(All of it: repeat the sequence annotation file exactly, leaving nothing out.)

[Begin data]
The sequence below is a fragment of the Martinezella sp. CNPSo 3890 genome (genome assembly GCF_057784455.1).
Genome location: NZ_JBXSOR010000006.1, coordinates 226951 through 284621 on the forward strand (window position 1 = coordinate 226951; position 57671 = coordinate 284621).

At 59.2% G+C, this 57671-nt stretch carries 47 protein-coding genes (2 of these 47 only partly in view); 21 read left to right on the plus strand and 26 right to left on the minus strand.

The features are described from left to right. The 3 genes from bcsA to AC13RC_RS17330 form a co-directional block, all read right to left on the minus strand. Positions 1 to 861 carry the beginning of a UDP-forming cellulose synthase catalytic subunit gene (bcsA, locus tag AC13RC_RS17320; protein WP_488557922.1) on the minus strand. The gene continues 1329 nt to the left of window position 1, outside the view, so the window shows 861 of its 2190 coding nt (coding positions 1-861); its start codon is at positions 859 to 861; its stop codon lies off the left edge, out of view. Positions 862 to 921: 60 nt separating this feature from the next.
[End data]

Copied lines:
The sequence below is a fragment of the Martinezella sp. CNPSo 3890 genome (genome assembly GCF_057784455.1).
Genome location: NZ_JBXSOR010000006.1, coordinates 226951 through 284621 on the forward strand (window position 1 = coordinate 226951; position 57671 = coordinate 284621).

At 59.2% G+C, this 57671-nt stretch carries 47 protein-coding genes (2 of these 47 only partly in view); 21 read left to right on the plus strand and 26 right to left on the minus strand.

The features are described from left to right. The 3 genes from bcsA to AC13RC_RS17330 form a co-directional block, all read right to left on the minus strand. Positions 1 to 861 carry the beginning of a UDP-forming cellulose synthase catalytic subunit gene (bcsA, locus tag AC13RC_RS17320; protein WP_488557922.1) on the minus strand. The gene continues 1329 nt to the left of window position 1, outside the view, so the window shows 861 of its 2190 coding nt (coding positions 1-861); its start codon is at positions 859 to 861; its stop codon lies off the left edge, out of view. Positions 862 to 921: 60 nt separating this feature from the next.